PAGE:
Not a grooming report

April 25, 2018;  

Late season schedule in effect.  The trail head building is now closed for the season.  Grooming will now be on an as needed basis (and that may be in November or even later).   Please stay off the trails late in the day if they are too soft to support your skis.

Please send in pictures:  Here is my entry in the “last ski of the season” contest.  If you can’t tell at a glance, look more closely and you will be able to see why the one on the left is the last ski.  More below in the Not a Grooming Report. If anyone has one ski they don’t know what to do with, we should talk.

Not a Grooming Report:  I had a wonderful ski this morning so I must apologize for the tardiness of this communique.  An overnight freeze made for some spectacular crust skiing.  In addition to the traditional back country crust there was spectacular trail crust.  Trails that have laid fallow provided spectacular skiing.


Some trails have ruts from skiers that were out past the Goldie Locks zone and that was a disappointment.  If you do see skiers leaving deep ruts on the way out, please suggest they cut their ski short.  I can understand limping back in the slush at the end of a ski; mistakes to happen but please don’t start your ski in the slush.


This brings me to my “last ski of the season” picture above.  I was avoiding the ruts and double polling in the slight remnants of classic tracks at the edge of the trail.  I was fairly flying along the pine plantation section when it hit me; my ski that is; right on the nose. One of the perils of spring snow and ice travel is the risk of thin bridge failures.  On a glacier they can be deadly.  Here they can be painful to be sure.  As I heard the snapping fibers I was hoping it was my patella because it was giving me what my physician friends call, “discomfort”; given time it would heal on its own.  Ski fibers are kind of like brain cells, wreck them and they don’t come back.  Fortunately, the tip didn’t fall all the way off and I could limp back to the trail head with my tail firmly tucked between my legs.  I had visions of a run to co rd 510 but with a tip held on by the cosmetic layer discretion was the better part of valor. The section beyond the pine plantation was some of this fallow trail and the part I did ski was spectacular.  I should add, many of the other trails were equally spectacular including the inner loops near the trail head.  I do trust you will get out tomorrow. It will be another hard freeze so crust skiing will be the order of the day again.  I may try to break another pair of skis so maybe I will see you in the morning.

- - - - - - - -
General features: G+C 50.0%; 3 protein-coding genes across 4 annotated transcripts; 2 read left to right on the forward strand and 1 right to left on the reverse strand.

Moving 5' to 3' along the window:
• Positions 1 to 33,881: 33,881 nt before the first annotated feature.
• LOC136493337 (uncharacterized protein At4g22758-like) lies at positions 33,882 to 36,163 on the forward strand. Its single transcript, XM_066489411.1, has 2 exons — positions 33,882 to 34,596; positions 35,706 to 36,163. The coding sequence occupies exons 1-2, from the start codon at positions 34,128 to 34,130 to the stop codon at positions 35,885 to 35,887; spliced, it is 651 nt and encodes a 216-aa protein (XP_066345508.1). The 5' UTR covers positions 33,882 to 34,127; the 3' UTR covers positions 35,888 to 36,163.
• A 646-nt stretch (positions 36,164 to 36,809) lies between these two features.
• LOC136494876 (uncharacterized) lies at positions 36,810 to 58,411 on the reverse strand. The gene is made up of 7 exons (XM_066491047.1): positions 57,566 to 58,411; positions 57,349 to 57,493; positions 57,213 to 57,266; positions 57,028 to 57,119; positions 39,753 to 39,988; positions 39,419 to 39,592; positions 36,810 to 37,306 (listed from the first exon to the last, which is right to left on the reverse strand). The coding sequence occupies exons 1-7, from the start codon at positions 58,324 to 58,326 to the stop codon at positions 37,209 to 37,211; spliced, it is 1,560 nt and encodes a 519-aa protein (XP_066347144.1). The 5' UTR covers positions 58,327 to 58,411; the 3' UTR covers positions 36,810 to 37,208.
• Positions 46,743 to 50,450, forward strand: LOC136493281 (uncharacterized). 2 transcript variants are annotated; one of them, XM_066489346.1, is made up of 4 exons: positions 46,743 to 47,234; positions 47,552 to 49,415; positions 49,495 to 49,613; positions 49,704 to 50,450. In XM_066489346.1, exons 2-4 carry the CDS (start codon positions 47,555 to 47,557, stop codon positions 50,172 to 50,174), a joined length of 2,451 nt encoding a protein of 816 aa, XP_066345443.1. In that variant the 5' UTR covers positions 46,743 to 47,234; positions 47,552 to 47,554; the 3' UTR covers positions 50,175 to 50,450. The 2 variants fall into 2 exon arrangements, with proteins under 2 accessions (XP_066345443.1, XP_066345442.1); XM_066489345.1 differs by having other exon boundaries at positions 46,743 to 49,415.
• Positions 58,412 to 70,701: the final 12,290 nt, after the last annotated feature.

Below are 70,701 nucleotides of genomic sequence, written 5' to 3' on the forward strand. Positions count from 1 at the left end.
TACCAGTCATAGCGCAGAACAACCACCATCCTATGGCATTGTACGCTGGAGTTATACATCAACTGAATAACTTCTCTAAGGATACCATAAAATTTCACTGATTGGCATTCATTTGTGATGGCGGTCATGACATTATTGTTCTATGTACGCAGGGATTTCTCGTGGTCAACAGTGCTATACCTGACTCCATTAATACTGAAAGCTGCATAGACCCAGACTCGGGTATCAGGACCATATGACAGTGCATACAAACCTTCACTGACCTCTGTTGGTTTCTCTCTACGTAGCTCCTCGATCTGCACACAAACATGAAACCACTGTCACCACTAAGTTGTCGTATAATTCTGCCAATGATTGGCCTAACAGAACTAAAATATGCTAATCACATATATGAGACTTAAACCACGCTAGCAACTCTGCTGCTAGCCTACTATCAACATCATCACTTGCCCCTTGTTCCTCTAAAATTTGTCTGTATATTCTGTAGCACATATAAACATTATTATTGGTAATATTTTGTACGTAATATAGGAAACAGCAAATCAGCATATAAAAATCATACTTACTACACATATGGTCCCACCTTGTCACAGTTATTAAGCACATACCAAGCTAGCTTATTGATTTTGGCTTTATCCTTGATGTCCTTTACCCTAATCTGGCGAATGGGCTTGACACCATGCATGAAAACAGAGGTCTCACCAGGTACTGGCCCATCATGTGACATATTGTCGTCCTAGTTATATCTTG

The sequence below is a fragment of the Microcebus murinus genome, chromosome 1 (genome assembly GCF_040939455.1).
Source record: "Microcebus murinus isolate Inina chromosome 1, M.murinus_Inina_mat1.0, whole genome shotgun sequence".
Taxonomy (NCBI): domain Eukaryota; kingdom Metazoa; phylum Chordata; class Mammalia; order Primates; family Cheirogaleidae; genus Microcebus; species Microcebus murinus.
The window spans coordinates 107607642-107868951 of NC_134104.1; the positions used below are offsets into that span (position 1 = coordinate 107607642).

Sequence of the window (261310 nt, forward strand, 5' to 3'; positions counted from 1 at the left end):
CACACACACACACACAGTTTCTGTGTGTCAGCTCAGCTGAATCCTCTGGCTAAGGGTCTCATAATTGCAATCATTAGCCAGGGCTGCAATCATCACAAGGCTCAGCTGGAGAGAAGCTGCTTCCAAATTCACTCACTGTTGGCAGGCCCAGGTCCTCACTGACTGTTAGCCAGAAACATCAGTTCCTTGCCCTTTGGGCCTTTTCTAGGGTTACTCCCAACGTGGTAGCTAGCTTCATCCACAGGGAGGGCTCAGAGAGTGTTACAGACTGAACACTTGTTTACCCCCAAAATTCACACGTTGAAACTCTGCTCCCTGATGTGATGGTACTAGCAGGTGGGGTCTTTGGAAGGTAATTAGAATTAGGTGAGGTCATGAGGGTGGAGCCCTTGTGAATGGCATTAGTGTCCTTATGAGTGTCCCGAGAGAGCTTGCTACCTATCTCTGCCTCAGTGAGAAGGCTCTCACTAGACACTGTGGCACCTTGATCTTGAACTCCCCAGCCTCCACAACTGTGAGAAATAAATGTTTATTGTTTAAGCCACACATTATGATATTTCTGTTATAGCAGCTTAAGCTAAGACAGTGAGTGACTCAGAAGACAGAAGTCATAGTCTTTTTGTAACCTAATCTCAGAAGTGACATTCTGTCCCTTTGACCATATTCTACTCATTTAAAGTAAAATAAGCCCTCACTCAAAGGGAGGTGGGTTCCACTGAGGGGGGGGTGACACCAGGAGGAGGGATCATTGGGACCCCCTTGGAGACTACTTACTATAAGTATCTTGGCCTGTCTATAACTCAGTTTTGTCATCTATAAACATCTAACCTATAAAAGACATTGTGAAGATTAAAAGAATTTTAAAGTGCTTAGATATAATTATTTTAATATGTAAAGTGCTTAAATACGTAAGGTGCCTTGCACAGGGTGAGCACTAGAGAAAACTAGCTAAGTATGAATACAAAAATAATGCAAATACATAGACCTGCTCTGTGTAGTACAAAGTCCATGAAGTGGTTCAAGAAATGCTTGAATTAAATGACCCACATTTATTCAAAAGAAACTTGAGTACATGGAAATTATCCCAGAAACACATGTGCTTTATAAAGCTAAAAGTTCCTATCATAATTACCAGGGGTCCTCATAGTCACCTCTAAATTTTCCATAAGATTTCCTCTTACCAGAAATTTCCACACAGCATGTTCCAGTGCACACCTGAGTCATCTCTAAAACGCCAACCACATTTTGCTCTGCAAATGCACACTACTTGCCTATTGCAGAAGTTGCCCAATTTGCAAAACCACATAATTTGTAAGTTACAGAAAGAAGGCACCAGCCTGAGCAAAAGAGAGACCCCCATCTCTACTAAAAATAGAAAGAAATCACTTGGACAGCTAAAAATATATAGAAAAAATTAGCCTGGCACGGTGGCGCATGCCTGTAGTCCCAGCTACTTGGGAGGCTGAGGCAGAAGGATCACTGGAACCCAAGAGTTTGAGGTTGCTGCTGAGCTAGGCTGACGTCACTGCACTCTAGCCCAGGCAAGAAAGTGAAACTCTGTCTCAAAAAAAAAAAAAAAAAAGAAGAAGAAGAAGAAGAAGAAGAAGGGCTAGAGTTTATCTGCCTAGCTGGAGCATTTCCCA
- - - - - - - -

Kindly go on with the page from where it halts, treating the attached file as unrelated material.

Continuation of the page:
SPECIAL NOTE TO SKIERS; Gookookoo, Papasay and the connector from Hemlock Junction to the point where Migizi and Bagwaji meet will be closed for the season effective today:  The majority of our trail system is on commercial forest land.  The land owners allow NTN to use them for ski trails but every 10 to 15 years they harvest some trees.  This year they are logging west of the trail head beginning at the power lines.  As the logging operation moves west, other trails will be effected.  The loggers are working with NTN to keep trails open as long as possible.


Now for some nitty gritty details for skiers like me that dearly love to ski Bagwagi and Chiwagi.  They are still open via Migizi!  So, you get an extra two hills in your ski! Go out the Noque 1k past the power lines. Take the first right onto Migizi after the hill at 11k. At the bottom of the hill turn left onto Bagwagi and enjoy for now.


Please give the loggers a wide berth.  They are doing difficult and dangerous work. If you come upon any logging equipment in the woods, please stay away.  It is both expensive and dangerous.  One of the reasons our land owners allow ski trails is the help we can provide by making their job easier.  Please help us in that mission.   Your help is greatly appreciated.


We should all know, without commercial forest operations we would have no ski trails.  So, if you see a logger or forester, say “thanks”.